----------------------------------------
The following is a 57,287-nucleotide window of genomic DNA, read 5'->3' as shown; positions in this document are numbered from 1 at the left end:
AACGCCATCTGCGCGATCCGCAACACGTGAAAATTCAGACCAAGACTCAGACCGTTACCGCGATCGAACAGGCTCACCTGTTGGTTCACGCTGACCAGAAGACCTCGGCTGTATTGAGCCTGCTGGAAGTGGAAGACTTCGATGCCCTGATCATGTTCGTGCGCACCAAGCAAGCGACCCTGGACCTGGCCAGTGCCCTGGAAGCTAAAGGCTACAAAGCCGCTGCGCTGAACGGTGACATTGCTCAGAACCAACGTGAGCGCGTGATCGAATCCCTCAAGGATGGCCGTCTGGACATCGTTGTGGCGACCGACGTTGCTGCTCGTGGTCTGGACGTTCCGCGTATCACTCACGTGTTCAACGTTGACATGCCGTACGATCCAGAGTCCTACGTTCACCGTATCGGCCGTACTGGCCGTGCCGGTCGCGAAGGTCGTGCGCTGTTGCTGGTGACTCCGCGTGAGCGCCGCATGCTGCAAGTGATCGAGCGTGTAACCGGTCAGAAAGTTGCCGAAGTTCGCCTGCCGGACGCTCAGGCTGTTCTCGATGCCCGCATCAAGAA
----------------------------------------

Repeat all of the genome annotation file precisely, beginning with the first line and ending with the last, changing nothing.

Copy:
The following is a 57,287-nucleotide window of genomic DNA, read 5'->3' as shown; positions in this document are numbered from 1 at the left end:
AACGCCATCTGCGCGATCCGCAACACGTGAAAATTCAGACCAAGACTCAGACCGTTACCGCGATCGAACAGGCTCACCTGTTGGTTCACGCTGACCAGAAGACCTCGGCTGTATTGAGCCTGCTGGAAGTGGAAGACTTCGATGCCCTGATCATGTTCGTGCGCACCAAGCAAGCGACCCTGGACCTGGCCAGTGCCCTGGAAGCTAAAGGCTACAAAGCCGCTGCGCTGAACGGTGACATTGCTCAGAACCAACGTGAGCGCGTGATCGAATCCCTCAAGGATGGCCGTCTGGACATCGTTGTGGCGACCGACGTTGCTGCTCGTGGTCTGGACGTTCCGCGTATCACTCACGTGTTCAACGTTGACATGCCGTACGATCCAGAGTCCTACGTTCACCGTATCGGCCGTACTGGCCGTGCCGGTCGCGAAGGTCGTGCGCTGTTGCTGGTGACTCCGCGTGAGCGCCGCATGCTGCAAGTGATCGAGCGTGTAACCGGTCAGAAAGTTGCCGAAGTTCGCCTGCCGGACGCTCAGGCTGTTCTCGATGCCCGCATCAAGAA